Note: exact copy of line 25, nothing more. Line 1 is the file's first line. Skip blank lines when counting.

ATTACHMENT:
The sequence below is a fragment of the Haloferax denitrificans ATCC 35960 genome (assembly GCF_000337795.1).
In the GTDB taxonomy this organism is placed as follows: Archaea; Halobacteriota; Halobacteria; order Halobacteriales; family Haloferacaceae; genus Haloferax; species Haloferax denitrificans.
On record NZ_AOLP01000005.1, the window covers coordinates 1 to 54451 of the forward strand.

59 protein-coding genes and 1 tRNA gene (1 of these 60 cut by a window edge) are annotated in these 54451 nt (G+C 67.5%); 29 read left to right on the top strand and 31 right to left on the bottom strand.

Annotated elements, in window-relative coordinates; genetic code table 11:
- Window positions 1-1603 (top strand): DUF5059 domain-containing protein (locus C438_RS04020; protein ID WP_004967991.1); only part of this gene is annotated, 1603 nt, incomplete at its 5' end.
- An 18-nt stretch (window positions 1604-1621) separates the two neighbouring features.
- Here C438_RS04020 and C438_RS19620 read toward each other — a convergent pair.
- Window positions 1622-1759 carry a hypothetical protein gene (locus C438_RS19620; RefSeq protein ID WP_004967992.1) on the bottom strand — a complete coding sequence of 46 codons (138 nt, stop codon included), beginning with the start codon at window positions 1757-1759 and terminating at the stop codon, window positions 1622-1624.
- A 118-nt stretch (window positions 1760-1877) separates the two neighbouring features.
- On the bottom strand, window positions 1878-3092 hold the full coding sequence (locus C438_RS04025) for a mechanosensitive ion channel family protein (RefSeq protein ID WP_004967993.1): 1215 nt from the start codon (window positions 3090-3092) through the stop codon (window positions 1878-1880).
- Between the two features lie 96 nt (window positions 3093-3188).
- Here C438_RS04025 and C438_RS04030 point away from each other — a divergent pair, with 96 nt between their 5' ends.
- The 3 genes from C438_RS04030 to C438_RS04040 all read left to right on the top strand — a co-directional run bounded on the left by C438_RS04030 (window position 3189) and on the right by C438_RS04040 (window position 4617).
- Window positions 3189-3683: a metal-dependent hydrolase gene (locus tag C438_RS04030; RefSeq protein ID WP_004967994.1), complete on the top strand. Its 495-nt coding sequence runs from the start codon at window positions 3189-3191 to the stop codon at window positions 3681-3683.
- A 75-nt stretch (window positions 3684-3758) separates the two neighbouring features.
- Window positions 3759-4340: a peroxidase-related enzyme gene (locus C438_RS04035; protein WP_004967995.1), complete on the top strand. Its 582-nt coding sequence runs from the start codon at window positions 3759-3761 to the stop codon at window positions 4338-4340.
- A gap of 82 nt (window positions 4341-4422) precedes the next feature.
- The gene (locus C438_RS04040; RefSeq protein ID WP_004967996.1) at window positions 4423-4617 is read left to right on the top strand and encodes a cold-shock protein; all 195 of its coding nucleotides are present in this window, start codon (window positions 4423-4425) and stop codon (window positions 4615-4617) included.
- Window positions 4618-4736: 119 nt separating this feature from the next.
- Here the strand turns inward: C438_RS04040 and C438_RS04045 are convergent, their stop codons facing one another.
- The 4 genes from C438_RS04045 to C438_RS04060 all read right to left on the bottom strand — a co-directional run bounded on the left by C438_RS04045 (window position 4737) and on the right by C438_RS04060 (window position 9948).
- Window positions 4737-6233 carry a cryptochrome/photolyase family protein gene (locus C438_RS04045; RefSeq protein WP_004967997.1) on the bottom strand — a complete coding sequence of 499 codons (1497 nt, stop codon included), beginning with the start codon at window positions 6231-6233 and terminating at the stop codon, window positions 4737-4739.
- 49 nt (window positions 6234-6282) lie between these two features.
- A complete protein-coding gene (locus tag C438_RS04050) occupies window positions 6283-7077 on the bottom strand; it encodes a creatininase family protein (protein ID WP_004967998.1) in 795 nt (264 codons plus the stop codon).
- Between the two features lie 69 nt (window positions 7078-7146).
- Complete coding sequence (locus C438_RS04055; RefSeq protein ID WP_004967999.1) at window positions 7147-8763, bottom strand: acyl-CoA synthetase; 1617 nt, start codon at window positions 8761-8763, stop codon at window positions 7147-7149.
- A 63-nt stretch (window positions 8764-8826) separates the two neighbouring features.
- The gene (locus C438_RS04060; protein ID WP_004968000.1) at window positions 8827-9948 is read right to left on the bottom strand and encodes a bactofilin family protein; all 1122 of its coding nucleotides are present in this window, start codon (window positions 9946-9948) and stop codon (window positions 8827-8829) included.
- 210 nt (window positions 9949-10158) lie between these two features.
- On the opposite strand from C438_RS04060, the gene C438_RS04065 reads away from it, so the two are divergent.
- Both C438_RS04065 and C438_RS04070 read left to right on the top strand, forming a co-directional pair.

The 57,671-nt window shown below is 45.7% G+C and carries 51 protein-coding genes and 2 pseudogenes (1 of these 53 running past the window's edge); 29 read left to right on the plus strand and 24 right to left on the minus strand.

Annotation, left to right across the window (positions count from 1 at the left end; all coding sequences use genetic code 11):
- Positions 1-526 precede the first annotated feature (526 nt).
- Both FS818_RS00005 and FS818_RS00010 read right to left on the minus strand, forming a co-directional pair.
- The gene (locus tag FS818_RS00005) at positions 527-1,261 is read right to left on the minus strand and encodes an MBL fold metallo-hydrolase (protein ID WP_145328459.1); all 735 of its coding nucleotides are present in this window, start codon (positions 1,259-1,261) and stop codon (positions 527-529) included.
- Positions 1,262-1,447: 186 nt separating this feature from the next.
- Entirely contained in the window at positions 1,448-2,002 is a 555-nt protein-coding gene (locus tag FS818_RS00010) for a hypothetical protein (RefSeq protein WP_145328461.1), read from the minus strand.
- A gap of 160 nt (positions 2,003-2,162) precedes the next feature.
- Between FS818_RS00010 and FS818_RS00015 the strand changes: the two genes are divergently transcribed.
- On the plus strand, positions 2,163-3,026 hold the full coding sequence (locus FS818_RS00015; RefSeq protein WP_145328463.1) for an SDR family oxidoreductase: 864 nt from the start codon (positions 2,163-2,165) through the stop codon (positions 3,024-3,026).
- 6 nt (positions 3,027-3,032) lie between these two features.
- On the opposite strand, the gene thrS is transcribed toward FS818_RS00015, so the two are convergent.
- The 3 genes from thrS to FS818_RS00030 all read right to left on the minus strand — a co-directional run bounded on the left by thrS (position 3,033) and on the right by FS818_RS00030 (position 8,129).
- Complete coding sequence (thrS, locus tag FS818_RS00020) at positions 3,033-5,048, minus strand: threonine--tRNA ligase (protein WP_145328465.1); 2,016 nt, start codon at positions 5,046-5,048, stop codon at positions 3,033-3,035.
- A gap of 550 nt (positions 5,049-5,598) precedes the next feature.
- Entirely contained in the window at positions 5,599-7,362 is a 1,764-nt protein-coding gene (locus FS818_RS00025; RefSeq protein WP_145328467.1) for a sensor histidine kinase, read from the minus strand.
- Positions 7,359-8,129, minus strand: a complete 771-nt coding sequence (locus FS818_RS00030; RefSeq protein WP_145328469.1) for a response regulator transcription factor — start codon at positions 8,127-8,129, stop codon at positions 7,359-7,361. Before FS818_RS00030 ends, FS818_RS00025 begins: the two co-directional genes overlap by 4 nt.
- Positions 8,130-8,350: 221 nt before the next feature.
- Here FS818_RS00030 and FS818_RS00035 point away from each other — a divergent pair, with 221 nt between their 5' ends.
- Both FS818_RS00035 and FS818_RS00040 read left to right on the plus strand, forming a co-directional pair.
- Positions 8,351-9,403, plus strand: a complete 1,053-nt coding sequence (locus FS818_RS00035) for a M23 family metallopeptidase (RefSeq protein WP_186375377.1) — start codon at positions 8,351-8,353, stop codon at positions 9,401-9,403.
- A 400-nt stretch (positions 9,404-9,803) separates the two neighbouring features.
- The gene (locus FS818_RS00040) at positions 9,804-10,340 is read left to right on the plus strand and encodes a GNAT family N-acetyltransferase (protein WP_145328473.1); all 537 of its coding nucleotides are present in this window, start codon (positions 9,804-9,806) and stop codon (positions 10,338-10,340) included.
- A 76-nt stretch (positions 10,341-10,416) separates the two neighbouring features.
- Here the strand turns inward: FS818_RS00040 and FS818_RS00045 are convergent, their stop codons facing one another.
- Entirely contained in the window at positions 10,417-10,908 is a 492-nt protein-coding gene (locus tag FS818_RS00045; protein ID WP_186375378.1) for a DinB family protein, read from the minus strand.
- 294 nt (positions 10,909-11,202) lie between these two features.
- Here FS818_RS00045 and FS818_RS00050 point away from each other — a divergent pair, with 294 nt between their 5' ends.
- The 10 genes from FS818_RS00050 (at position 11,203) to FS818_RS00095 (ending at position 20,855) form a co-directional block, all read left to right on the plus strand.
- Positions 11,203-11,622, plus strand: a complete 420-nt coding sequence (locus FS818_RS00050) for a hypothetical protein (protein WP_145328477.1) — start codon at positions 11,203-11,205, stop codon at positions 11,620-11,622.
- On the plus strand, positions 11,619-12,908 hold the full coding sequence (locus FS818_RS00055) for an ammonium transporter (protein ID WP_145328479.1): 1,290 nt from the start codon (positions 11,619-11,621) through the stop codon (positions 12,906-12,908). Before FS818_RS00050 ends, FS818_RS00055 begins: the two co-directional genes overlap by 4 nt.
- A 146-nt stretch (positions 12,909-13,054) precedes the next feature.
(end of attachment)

- A complete protein-coding gene (locus tag C438_RS04050) occupies window positions 6283-7077 on the bottom strand; it encodes a creatininase family protein (protein ID WP_004967998.1) in 795 nt (264 codons plus the stop codon).